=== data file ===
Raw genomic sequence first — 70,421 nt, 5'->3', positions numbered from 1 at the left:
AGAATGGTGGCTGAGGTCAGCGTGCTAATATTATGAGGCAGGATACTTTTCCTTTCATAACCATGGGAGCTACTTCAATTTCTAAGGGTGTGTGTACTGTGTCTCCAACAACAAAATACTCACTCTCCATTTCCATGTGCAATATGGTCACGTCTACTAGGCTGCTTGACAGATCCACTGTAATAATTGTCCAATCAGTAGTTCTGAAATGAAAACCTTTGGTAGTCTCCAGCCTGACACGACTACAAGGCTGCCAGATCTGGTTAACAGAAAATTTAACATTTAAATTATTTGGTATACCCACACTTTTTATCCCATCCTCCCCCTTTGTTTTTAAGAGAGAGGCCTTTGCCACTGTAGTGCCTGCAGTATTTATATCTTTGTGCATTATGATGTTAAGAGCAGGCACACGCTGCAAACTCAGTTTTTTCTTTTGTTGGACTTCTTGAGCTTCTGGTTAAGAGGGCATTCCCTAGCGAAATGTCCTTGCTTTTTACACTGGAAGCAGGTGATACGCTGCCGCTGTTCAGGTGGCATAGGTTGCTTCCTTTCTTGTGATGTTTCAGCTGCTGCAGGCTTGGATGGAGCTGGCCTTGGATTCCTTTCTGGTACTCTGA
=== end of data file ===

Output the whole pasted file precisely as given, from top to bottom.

Raw genomic sequence first — 70,421 nt, 5'->3', positions numbered from 1 at the left:
AGAATGGTGGCTGAGGTCAGCGTGCTAATATTATGAGGCAGGATACTTTTCCTTTCATAACCATGGGAGCTACTTCAATTTCTAAGGGTGTGTGTACTGTGTCTCCAACAACAAAATACTCACTCTCCATTTCCATGTGCAATATGGTCACGTCTACTAGGCTGCTTGACAGATCCACTGTAATAATTGTCCAATCAGTAGTTCTGAAATGAAAACCTTTGGTAGTCTCCAGCCTGACACGACTACAAGGCTGCCAGATCTGGTTAACAGAAAATTTAACATTTAAATTATTTGGTATACCCACACTTTTTATCCCATCCTCCCCCTTTGTTTTTAAGAGAGAGGCCTTTGCCACTGTAGTGCCTGCAGTATTTATATCTTTGTGCATTATGATGTTAAGAGCAGGCACACGCTGCAAACTCAGTTTTTTCTTTTGTTGGACTTCTTGAGCTTCTGGTTAAGAGGGCATTCCCTAGCGAAATGTCCTTGCTTTTTACACTGGAAGCAGGTGATACGCTGCCGCTGTTCAGGTGGCATAGGTTGCTTCCTTTCTTGTGATGTTTCAGCTGCTGCAGGCTTGGATGGAGCTGGCCTTGGATTCCTTTCTGGTACTCTGA